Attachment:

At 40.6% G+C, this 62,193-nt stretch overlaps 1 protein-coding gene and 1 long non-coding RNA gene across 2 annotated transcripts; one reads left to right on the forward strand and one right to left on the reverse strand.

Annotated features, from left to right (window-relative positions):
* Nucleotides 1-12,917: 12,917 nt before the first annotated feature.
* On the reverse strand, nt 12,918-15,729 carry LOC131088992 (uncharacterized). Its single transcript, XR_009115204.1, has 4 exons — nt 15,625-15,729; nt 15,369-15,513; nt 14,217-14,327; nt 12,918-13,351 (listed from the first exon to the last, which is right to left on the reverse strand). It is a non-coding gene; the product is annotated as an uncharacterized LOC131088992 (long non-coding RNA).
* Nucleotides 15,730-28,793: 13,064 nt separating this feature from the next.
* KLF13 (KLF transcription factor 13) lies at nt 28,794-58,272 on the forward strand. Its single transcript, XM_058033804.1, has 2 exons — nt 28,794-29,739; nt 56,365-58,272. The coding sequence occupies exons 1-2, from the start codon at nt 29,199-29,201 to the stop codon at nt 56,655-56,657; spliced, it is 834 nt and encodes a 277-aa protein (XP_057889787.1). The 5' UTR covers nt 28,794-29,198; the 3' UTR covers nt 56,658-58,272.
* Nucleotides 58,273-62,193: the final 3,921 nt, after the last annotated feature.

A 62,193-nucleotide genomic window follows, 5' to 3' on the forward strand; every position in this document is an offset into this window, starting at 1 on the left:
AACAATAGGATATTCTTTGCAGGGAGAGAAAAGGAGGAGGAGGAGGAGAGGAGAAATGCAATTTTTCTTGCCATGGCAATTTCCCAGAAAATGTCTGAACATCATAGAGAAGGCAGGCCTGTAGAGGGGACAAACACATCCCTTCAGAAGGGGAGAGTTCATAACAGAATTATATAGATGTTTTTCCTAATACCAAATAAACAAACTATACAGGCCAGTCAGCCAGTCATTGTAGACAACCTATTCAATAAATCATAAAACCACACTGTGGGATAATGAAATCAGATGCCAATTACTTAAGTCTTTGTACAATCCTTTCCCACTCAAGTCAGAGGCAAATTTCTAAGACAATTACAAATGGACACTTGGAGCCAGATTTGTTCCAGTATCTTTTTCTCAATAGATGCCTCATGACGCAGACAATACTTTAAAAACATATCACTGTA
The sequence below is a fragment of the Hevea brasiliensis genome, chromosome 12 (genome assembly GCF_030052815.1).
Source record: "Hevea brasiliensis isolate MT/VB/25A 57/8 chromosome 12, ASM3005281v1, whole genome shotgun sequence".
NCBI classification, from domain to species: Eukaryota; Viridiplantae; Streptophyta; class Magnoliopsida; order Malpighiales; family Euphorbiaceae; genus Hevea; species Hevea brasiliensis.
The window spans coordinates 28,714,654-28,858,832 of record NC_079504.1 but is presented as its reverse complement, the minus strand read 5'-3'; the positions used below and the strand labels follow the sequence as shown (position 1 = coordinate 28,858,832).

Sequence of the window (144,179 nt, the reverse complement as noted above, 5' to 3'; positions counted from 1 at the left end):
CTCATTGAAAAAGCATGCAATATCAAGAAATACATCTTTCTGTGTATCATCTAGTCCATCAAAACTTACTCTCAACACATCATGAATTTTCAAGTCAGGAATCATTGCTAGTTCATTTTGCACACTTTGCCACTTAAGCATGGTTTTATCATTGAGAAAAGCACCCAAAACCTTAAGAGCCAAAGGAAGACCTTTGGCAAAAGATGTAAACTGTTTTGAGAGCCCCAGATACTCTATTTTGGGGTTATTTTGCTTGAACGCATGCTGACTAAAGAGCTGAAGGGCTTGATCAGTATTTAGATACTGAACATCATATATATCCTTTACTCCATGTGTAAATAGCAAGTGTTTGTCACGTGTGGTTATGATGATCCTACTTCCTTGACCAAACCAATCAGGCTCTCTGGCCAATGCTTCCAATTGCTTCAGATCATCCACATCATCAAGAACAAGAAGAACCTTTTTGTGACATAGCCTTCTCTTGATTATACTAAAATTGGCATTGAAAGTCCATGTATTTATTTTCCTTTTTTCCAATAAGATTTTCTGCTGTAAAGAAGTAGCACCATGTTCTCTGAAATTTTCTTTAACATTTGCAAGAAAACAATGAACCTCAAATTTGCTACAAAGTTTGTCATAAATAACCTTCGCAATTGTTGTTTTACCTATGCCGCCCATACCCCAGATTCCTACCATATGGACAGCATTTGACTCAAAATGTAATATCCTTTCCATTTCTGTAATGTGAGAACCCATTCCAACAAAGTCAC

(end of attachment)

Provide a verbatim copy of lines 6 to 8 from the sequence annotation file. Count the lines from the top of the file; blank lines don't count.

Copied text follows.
* KLF13 (KLF transcription factor 13) lies at nt 28,794-58,272 on the forward strand. Its single transcript, XM_058033804.1, has 2 exons — nt 28,794-29,739; nt 56,365-58,272. The coding sequence occupies exons 1-2, from the start codon at nt 29,199-29,201 to the stop codon at nt 56,655-56,657; spliced, it is 834 nt and encodes a 277-aa protein (XP_057889787.1). The 5' UTR covers nt 28,794-29,198; the 3' UTR covers nt 56,658-58,272.
* Nucleotides 58,273-62,193: the final 3,921 nt, after the last annotated feature.

A 62,193-nucleotide genomic window follows, 5' to 3' on the forward strand; every position in this document is an offset into this window, starting at 1 on the left: